Who knew that tales of drug-addled teens could be so operatic? The Hold Steady’s “Boys and Girls in America” is a blistering rock ‘n’ roll album that merges the storytelling of Bruce Springsteen, the riffs of Thin Lizzy and the bleary-eyed stomp of the Replacements.
The album title references Jack Kerouac’s “On the Road,” but the generation chronicled by lead singer Craig Finn isn’t so much Beat as beaten.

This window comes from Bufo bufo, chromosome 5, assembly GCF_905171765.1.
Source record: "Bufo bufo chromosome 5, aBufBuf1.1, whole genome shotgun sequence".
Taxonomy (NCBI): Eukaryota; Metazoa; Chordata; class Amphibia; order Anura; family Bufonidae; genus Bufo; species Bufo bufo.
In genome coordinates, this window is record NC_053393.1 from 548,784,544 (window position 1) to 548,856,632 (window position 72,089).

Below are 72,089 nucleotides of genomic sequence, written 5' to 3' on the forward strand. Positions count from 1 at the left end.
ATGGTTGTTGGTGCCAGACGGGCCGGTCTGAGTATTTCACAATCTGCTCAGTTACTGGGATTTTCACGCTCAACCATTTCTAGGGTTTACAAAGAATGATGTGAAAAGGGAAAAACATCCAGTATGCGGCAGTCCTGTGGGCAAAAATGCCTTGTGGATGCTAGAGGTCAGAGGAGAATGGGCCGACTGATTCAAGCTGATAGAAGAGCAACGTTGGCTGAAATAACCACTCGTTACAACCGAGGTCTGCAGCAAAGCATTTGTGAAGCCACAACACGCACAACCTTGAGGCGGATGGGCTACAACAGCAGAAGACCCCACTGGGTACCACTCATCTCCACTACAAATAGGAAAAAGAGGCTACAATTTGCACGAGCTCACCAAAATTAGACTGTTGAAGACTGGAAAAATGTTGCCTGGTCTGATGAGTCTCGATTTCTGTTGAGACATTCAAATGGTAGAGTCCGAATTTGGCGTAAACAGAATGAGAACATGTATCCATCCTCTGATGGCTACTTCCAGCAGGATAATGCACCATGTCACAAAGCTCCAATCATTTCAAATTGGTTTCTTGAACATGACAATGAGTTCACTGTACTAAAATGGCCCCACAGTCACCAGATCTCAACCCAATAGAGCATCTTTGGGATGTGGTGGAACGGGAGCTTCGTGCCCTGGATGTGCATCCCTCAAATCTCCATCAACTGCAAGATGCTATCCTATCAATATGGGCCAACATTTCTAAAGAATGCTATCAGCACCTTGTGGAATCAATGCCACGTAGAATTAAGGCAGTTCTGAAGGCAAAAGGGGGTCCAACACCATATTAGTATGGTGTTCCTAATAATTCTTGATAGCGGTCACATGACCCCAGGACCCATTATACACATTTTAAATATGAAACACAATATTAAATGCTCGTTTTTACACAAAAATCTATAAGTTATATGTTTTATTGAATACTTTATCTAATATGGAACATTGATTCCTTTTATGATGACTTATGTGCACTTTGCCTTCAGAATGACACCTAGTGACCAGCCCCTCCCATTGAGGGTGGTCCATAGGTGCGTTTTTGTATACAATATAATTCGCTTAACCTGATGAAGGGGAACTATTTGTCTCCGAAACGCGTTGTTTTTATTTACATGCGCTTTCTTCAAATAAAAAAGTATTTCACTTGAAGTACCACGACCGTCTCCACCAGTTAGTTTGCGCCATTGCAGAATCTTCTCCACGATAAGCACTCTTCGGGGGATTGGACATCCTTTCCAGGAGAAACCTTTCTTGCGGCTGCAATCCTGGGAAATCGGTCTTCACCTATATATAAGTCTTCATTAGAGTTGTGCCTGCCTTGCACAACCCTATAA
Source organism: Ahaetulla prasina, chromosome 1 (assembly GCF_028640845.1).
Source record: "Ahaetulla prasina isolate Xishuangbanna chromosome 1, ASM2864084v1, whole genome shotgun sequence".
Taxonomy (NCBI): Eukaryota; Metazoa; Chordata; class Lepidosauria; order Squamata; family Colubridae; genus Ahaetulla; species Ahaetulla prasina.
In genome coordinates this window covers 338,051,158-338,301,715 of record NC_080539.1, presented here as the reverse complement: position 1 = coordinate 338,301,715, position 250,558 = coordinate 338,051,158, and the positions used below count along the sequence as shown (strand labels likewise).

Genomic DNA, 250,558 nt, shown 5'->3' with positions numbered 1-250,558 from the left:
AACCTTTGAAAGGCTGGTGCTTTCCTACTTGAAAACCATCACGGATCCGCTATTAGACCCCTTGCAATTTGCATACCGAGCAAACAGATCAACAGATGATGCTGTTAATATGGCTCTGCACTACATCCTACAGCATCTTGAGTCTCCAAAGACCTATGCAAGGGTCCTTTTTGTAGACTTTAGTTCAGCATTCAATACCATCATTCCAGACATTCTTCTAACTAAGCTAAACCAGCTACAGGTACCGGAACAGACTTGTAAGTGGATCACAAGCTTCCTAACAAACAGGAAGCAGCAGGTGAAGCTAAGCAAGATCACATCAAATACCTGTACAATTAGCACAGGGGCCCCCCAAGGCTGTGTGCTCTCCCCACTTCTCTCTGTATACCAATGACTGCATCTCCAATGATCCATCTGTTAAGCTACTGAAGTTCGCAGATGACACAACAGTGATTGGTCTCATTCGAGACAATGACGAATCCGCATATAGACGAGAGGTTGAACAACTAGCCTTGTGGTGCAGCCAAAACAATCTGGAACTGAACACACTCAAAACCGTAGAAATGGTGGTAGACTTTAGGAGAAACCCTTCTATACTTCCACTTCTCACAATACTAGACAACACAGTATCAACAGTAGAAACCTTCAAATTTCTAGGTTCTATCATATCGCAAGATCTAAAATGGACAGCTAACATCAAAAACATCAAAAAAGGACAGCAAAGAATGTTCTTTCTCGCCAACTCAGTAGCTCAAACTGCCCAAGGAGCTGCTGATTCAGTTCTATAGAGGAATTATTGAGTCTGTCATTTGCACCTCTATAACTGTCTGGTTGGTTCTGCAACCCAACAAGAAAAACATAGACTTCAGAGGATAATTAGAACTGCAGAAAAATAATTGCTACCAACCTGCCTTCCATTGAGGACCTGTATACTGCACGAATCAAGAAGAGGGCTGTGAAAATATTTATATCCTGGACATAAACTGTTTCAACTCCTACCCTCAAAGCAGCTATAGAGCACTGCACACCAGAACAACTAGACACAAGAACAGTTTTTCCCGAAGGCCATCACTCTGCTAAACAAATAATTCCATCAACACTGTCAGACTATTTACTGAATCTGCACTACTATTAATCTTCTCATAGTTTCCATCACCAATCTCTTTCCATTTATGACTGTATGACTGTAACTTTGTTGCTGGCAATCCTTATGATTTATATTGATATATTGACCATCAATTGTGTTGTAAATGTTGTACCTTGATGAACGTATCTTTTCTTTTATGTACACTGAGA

Finn’s vocals are endearingly wobbly, but he is an uncanny songwriter who can wring exuberance from novocaine. Buoyed by crunching guitars and Wurlitzers, the record is a knockout, from the rollicking “Massive Nights” to the strung-out romance of “Chillout Tent.” In “Chips Ahoy,” Finn asks, “How am I supposed to know that you’re high if you won’t let me touch you?” There’s no ambiguity with this record, though. It’s high as a kite, and not coming down.
– Phil Bacharach